Bracy COVID vaccine event canceled amid dosing confusion

A COVID-19 vaccination event for children ages 6 months to 5 years, scheduled for Friday at the Roth Family Jewish Community Center, was canceled by State Sen. Randolph Bracy hours after announcing it during a a press conference amid confusion over the dosage of the vaccine.

Allied Health, according to its medical director Alex Evans, had planned to convert adult doses of the Moderna COVID-19 vaccine to smaller doses for children a strategy that White House coronavirus response coordinator Ashish Jha has been advised against.

Child doses of Moderna are one quarter of an adult dose.

“You don’t want somebody pulling out a big bottle and trying to figure out the right dose,” Jha said at a June 17 news conference discussing the Food and Drug Administration’s decision to grant clearance. emergency to Pfizer-BioNTech and Moderna vaccines for very young children. “That’s how you get dosing errors, that’s how you get in trouble and that’s not how we do it.”

He said the FDA handles dosing “very specifically and carefully to make sure these things are done safely.”

Informed of Jha’s remarks, Bracy decided to change plans for the Friday children’s vaccination event he had announced Thursday morning to a gathering of television cameras at the Maitland Jewish Community Center, which was to provide space for the ‘effort.

“We will instead order pre-packaged products [child-size] vaccine,” he said.

If parents come with children to the Maitland complex on Friday, they will be asked to wait for child doses, Bracy said.

Allied Health’s Evans said the company, which has only given COVID-19 vaccines to adults in central and south Florida, chose the conversion strategy. for “opportunity”, believing it could be done quickly but safely, but chose to abstain out of respect for Bracy’s concern.

“I want to make sure we protect our community,” he said on a conference call with Bracy and the Orlando Sentinel.

Evans said Allied Health will likely receive children’s doses in about two weeks.

Earlier in the day, Bracy told reporters he believed it was essential that parents have the choice to vaccinate their children against COVID.

“We don’t know if there will be a high demand for it,” he said. “We just wanted to provide the option.”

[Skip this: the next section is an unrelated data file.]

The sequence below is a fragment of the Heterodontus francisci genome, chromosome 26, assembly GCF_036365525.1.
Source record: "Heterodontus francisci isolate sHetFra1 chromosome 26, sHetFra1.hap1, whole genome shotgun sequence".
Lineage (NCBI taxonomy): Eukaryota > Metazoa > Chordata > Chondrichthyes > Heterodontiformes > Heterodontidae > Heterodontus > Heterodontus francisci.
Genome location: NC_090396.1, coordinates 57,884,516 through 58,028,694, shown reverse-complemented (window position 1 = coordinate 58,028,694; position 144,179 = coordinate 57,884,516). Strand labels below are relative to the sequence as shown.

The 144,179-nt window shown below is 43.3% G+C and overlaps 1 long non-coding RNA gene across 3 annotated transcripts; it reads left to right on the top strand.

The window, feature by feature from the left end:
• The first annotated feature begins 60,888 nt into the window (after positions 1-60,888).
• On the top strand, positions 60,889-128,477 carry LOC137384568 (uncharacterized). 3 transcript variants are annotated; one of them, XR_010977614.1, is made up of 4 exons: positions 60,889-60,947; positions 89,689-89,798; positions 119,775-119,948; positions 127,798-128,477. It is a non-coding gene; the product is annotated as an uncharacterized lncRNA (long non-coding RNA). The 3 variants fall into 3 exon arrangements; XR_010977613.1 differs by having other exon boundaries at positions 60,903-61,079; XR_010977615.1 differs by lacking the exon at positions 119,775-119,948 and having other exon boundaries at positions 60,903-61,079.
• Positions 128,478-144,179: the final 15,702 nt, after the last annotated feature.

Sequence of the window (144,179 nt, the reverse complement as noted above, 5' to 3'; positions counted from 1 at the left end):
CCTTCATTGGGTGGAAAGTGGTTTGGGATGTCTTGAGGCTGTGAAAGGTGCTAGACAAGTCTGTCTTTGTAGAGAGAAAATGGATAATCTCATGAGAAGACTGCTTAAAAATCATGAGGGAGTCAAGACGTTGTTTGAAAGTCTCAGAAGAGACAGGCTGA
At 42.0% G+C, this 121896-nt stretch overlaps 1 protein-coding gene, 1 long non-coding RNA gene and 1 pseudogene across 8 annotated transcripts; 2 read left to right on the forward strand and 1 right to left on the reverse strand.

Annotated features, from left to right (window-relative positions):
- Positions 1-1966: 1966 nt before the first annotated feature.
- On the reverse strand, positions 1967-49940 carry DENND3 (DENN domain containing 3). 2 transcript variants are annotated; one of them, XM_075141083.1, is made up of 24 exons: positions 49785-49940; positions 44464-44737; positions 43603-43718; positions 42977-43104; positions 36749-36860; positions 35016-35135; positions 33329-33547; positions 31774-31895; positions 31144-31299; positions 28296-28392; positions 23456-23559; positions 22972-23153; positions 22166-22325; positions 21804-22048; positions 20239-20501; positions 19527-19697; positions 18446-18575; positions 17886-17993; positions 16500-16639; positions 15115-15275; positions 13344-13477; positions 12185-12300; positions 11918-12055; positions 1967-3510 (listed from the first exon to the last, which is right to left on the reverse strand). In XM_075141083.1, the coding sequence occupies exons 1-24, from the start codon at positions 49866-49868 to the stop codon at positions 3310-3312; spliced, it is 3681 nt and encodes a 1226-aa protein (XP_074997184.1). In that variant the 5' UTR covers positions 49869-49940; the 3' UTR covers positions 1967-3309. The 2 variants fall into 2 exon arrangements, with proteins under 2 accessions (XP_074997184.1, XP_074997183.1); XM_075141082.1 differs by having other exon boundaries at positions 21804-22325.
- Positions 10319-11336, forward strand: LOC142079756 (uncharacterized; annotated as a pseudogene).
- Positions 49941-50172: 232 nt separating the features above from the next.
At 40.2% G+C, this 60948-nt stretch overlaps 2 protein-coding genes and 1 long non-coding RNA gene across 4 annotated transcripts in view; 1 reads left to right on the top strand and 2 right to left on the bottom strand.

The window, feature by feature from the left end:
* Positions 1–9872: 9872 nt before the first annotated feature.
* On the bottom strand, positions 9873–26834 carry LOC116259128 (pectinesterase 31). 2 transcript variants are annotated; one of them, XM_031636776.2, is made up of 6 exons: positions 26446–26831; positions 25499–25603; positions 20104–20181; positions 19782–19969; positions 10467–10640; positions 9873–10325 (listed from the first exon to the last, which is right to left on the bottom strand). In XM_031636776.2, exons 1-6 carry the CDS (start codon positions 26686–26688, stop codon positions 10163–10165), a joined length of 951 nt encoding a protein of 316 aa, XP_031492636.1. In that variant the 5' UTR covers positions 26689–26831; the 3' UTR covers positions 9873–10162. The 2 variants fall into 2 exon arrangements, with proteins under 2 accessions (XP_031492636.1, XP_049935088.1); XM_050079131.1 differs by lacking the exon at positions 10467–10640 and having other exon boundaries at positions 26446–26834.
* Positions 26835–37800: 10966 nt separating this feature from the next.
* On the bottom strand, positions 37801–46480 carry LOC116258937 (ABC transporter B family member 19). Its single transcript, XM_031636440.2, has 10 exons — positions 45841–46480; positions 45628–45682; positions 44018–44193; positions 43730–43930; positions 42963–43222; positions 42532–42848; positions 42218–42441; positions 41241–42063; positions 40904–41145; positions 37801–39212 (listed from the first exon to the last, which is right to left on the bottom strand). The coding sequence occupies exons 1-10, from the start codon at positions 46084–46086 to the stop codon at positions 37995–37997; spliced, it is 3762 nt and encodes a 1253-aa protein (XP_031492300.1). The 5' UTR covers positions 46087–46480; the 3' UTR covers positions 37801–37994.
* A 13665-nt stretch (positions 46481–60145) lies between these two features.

The Ocoee Democrat said he was working to bring vaccines to the center because Florida was the only state not to pre-order vaccines, a move that drew criticism from healthcare professionals despite the governor’s misgivings Ron DeSantis on giving “a shot” to healthy people. kids.

The state still doesn’t have vaccination programs for children, Bracy said.

“Personally, I have no position on whether children should be vaccinated. What I believe is that getting your child vaccinated shouldn’t be a political decision. It should be a parental decision,” he said. “If a parent wants to have their child vaccinated, OK. If they don’t, that’s OK too. But I don’t believe we should play politics with children’s health and deprive parents of the right to choose.

Asked about DeSantis’ opposing view, Bracy said, “I don’t think it matters what I think or honestly what the Governor thinks.”

In March, the state health department recommended no COVID-19 vaccinations for healthy children, saying the risks of vaccinating them “could outweigh the benefits,” a point of view. view contradicted by medical groups, including the Florida chapter of the American Academy of Pediatrics.

Florida was the only U.S. state that did not pre-order COVID-19 vaccines for children under 5 before the Food and Drug Administration cleared them on June 17, when the DeSantis administration cleared the vaccines. healthcare providers to place orders for vaccines.

“All children, including children who have had COVID-19 in the past, should be vaccinated,” the Centers for Disease Control and Prevention said on their website. “COVID-19 vaccines have undergone — and will continue to undergo — the most intensive safety scrutiny in U.S. history.”

The dosage of the COVID-19 vaccine is based on the age on the day of vaccination, not about a child’s height or weight, according to the CDC.

Unlike past vaccine deployments, Florida has relied entirely on private companies to vaccinate its youngest children.

Bracy said some of his constituents have inquired about vaccinating their children.

recent news

As it happens

Be the first to know with email alerts on the latest important news from the Orlando Sentinel Newsroom.

The state previously used public sites like the Orange County Convention Center and deployed mobile vaccination units to inoculate people for free when vaccines first became available to older adults and then to young people, then school-aged children.

The Jewish Community Center has been involved in other vaccination efforts during the pandemic. The group worked with the American Muslim Community Clinic in Longwood to vaccinate members of both organizations when vaccines first became available.

The center also hosted a mobile vaccination van in its parking lot.

Aaron Bernstein, director of development for Jewish Family Services of Orlando, said he was confident the child vaccination event would go ahead safely.

“It’s like when the state came out and said, ‘We provide vaccines.’ expiration or anything like that,” he said. “We trusted the professionals doing their job.”

Caroline Catherman of Sentinel staff contributed to this report.

[email protected]

Comments are closed.